Airing out a heavy hull

Discussion in 'Sunfish Talk' started by NJboater, Nov 2, 2017.

  1. NJboater

    NJboater New Member

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    Picked up a mint condition '73 sunfish in July. I sailed the boat all summer knowing it was was heavy and needed to air out the hull this winter. I am going to cut a hole in the front of the cockpit for an inspection port. My question is, would it be a bad idea to let it air out over the winter outside? The boat will be flipped upside down on a rack outside in New Jersey. Would this be a bad way of airing it out?
     
  2. Webfoot1

    Webfoot1 Active Member

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    If the temperature is at freezing nothing is going to happen. Winter is the
    best time if you have it in a heated area. I did do this to a Sunfish in a unheated
    pole barn and I could smell it drying out over the winter. It was a very slow
    process. Two inspection holes and a muffin-fan are what's needed to get
    the job done in any reasonable time frame. If you go with the 60 watt light-bulb
    method you'll probably get best results for winter time.
     
  3. Alan S. Glos

    Alan S. Glos Active Member

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    Some observations. To get good air flow, you need to install two deck ports. I recommend that you install a 6" dia, deck port centered between the forward edge of the dagger board hole and aft of the inner "V" of the splashrail (coaming) and a second 4" dia deck port centered on the aft deck, under the tiller about 2" - 3" forward of the aluminum hull/deck trim on the transom. Cover the aft opening with 1/4" hardware screen held on by Gorilla tape to keep critters out of the hull and tape a 6" duct fan in the forward port. Turn the hull upside down on sawhorses, turn on the fan and run it until May. You can find the duct fan in a Lowes or Home Depot store for under $20. You can also speed up the process by installing a 40 watt light bulb inside the hull before you install the fan and covering the hull with black plastic to absorb heat from the sun (you do get sun in NJ in the winter, right?)

    Next May, do a leak test and find out where the water is leaking in. The usual locations are any visible worn or damaged areas, the bottom of the mast hole, the hull/deck joint and the daggerboard trunk, See the Knowledge Base here on the Forum for how to do a leak test. If you don't find and repair the leaks, the drying process is for naught. Check the mast hole first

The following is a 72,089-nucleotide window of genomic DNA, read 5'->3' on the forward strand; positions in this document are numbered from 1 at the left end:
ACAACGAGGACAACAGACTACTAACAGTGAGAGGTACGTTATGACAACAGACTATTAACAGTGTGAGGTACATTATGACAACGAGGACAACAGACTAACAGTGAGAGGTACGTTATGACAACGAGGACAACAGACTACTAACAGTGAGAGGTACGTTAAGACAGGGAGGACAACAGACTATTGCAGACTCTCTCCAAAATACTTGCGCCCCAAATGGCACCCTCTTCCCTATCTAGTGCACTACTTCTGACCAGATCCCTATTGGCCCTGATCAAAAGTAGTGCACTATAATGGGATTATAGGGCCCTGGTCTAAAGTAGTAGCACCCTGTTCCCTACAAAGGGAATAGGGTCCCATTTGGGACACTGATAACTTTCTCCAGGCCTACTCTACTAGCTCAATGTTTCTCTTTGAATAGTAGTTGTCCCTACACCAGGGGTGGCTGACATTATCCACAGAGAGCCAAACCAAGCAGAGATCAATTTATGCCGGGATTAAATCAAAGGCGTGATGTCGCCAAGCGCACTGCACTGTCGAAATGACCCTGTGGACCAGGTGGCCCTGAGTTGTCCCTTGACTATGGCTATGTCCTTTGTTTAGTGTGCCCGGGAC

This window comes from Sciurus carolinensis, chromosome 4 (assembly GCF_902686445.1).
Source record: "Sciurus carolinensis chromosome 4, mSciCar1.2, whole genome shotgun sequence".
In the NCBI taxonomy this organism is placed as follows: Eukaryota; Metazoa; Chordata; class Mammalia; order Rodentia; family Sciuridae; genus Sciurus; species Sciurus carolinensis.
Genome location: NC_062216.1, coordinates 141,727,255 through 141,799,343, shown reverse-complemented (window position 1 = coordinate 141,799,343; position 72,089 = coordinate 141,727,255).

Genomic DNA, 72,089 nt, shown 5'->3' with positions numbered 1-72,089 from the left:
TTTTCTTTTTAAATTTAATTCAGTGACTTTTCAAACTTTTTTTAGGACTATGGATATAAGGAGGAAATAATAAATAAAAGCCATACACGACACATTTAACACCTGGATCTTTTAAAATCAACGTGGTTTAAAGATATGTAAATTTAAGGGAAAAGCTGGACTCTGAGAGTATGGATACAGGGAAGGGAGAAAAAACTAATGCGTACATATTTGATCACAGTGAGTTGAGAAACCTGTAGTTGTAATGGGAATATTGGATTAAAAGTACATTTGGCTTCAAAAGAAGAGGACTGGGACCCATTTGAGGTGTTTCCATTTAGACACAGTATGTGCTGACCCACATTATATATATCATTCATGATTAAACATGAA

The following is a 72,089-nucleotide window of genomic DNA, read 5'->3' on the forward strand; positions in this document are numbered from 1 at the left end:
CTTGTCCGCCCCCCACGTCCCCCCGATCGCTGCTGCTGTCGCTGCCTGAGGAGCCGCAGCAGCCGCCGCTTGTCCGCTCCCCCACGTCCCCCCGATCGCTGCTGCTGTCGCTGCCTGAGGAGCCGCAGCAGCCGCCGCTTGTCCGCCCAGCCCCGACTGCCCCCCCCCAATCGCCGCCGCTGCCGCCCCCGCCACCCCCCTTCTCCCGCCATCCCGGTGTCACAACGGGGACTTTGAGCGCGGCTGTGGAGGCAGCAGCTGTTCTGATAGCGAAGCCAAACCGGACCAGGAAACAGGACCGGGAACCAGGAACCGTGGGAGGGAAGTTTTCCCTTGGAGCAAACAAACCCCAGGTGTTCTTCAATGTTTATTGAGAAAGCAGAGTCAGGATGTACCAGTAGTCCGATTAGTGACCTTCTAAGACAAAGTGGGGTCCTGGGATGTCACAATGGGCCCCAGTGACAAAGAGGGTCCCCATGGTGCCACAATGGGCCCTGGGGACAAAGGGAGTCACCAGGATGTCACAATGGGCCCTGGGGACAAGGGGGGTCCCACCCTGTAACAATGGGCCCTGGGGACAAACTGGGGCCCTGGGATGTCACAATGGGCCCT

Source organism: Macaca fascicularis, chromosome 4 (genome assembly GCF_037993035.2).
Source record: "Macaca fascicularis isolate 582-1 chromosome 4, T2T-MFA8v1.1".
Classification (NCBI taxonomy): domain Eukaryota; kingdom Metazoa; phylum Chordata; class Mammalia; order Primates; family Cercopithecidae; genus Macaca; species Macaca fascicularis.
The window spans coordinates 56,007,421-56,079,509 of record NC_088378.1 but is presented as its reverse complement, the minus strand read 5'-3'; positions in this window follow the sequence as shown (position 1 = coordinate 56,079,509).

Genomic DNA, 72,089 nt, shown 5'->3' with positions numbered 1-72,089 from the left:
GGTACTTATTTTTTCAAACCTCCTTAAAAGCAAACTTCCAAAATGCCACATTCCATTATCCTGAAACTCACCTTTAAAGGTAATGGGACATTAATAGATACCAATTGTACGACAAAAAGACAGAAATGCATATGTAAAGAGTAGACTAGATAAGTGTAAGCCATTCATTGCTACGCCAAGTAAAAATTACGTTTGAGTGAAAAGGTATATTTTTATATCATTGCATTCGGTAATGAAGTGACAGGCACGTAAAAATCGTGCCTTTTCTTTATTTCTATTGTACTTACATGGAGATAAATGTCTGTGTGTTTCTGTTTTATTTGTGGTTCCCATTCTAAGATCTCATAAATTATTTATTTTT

by filling the mast hole with water right to deck level and seeing if it drains down. This is probably the most common leak area on a vintage hull as the mast rotates at the base and grinds holes in the bottom over time. It is an easy fix by drying out the hole and pouring thickened epoxy into the hole to seal up holes in the bottom.

    Alan Glos
    Cazenovia, NY
     
  4. Light and Variable Winds

    Light and Variable Winds Well-Known Member

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    Winter air is best for drying. "Airing it out" would be sufficient in New Hampshire, as that's exactly what my ex-racer '76 Sunfish gets treated to every winter season. :cool:

    "Forced air" would be a surer approach. As above, two ports ducting air would be the most efficient. (But one "forced air" port can work).

    A six-inch port ($15), a 4" muffin fan (($8), and 3-feet of 4" plastic dryer-duct ($6) can be inserted to circulate outside air through the hull. (Direct the duct forward, where most of the foam is located, or off to one side of the cockpit). Locate the Sunfish in direct sun, and secure it against sudden winds—such as the disastrous winds NE states experienced last weekend. :eek:

    If the location of your rack rules out an extension cord, inexpensive solar-powered fans are available—or you could cobble-up a dorade out of PVC pipe.